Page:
“Unrighteousness is toxic. It destroys humanity. It is only by the grace of God that our humanity has not been totally destroyed—that we can still resist unrighteousness at all. If we had lost that ability, the oppressed would be unable to resist oppression.
How does resistance relate to righteousness, oppression and our need for God’s salvation and grace? Let’s look at this next.
1. Resistance and the righteousness of God. Theologian James Cone has affirmed that God is on the side of the oppressed. What does this mean? It means that the oppressed, when they resist oppression, are resisting unrighteousness. It does not mean that the oppressed are more righteous than the oppressors. It does mean, however, that they have the opportunity to demonstrate more righteousness. Why? Because resisting oppression is more righteous than giving in to it or inflicting it on others, especially if the oppressed resist righteously. (This will be discussed in chapter fourteen.) God is the God of righteousness, and in resisting oppression the oppressed align themselves with God. They advance God’s justice.
2. Resistance and the ungodliness of the oppressed. If ungodliness is imposed on people whose own ungodliness has already diminished their humanity, then the imposed ungodliness is in harmony with their own ungodliness. Consider the prostitute. If she ‘turns a trick’ she cannot charge her ‘john’ with rape. Though her sexuality has been abused, it was her willful intention to execute the transaction. Her intentions complemented the intentions of her john. Nevertheless, the fact that her intentions matched those of her oppressor does not mean that she has simply gotten “what she asked for” or that the oppressor ought not to be judged for his oppression. She became a prostitute in the first place partly because her sense of humanity had been brutalized by oppression and mistreatment.
There is never perfect harmony between oppression and the ungodliness of the oppressed.God set a limit to this unrighteous harmony after the Fall, when he put hostility between Satan, the ultimate oppressor, and humans (Genesis 3:15). By so doing God ensured that for every oppression there will be a corresponding resistance.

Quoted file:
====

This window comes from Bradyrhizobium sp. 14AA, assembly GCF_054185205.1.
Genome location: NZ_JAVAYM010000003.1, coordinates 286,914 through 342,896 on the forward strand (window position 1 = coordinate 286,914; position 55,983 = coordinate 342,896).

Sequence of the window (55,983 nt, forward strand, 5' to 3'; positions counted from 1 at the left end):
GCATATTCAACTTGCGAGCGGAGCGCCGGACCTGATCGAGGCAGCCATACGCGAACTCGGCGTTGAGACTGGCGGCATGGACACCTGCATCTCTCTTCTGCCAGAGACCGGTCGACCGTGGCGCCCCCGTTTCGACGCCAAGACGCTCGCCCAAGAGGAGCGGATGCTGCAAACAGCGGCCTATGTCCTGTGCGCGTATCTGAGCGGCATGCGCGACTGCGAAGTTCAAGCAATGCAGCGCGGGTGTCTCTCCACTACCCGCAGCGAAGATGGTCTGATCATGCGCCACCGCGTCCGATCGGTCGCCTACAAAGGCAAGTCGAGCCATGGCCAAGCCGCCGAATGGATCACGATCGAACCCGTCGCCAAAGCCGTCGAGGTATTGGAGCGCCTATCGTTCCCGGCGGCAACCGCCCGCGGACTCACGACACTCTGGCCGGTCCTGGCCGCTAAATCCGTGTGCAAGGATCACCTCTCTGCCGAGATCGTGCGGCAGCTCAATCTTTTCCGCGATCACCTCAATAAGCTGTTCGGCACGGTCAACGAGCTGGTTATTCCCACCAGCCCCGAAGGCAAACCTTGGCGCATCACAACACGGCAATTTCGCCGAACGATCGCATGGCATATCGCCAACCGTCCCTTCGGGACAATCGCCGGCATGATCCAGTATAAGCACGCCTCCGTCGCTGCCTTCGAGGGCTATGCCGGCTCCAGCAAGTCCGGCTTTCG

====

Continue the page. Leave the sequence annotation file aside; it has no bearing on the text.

3. Resistance and the oppressed’s need for salvation. If the oppressed focus on their humanity (which oppression is trying to destroy) and try to defend that humanity, they will be acting righteously. Their own ungodliness will be driven beneath the surface. When liberation comes, however, their ungodliness will resurface with all its negative effects. The oppressed must fight to break the back of oppression so they can seek God’s solution to their own unrighteousness.
Israel learned this lesson under the judges. They disobeyed God in the first place by not driving out the Canaanites (Deuteronomy 7:1-6; Judges 1:27-2:2). The Canaanites regrouped, regained their strength and came back to oppress the Israelites. Israel resisted. They cried out to God for help,sought God’s ways and were delivered from oppression. But each time they were liberated, their ungodliness resurfaced, and they betrayed their call to be a light to the nations. They had to face their own need for salvation.
4. Resistance and the grace of God. It is God who has preserved our humanity from total destruction by unrighteousness. He has not let ungodliness and oppression whittle down to nothing his image in people.God cares about justice and has compassionate love for suffering people (Isaiah 58:3-12; Amos 5:10-15, 21-24). God’s compassion is rooted in his grace. It is because of God’s grace that oppression will ultimately cave in to the resistance of the oppressed.
Thus it is God’s grace alone that provides the basis for resisting oppression. It is his grace that provides the power to resist oppression. It is God’s grace that provides the will to resist oppression. If we leave God out,we leave out the very possibility of freedom.”
-Carl F. Ellis Jr., Free At Last: The Gospel in the African American Experience, 29-30.